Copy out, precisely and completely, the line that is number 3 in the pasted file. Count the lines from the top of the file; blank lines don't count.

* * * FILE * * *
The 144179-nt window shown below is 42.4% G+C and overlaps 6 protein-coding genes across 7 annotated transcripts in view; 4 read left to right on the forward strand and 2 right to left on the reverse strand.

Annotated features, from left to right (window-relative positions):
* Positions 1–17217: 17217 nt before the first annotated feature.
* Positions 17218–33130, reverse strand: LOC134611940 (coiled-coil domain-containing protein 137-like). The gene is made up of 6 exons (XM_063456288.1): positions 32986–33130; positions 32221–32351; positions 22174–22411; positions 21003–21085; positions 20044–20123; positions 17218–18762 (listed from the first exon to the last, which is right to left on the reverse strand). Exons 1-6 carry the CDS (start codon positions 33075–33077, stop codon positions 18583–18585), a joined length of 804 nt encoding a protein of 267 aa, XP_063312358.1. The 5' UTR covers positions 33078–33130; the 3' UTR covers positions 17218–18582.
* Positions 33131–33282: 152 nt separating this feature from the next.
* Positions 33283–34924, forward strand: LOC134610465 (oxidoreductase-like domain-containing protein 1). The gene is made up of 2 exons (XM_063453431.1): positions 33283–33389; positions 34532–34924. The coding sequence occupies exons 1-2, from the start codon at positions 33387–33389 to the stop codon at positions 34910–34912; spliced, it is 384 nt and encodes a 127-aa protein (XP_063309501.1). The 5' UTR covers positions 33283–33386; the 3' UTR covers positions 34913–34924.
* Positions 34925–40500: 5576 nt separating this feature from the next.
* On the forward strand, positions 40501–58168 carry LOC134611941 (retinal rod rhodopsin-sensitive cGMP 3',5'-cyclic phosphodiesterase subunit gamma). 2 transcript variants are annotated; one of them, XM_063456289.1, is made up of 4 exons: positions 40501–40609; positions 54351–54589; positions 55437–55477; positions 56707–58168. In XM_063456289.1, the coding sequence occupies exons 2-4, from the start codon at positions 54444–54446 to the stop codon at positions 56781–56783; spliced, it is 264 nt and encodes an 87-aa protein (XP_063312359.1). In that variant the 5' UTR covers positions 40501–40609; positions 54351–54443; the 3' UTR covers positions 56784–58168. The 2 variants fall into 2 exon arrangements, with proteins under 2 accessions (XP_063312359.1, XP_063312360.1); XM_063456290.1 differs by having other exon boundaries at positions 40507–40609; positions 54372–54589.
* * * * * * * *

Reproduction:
* Positions 1–17217: 17217 nt before the first annotated feature.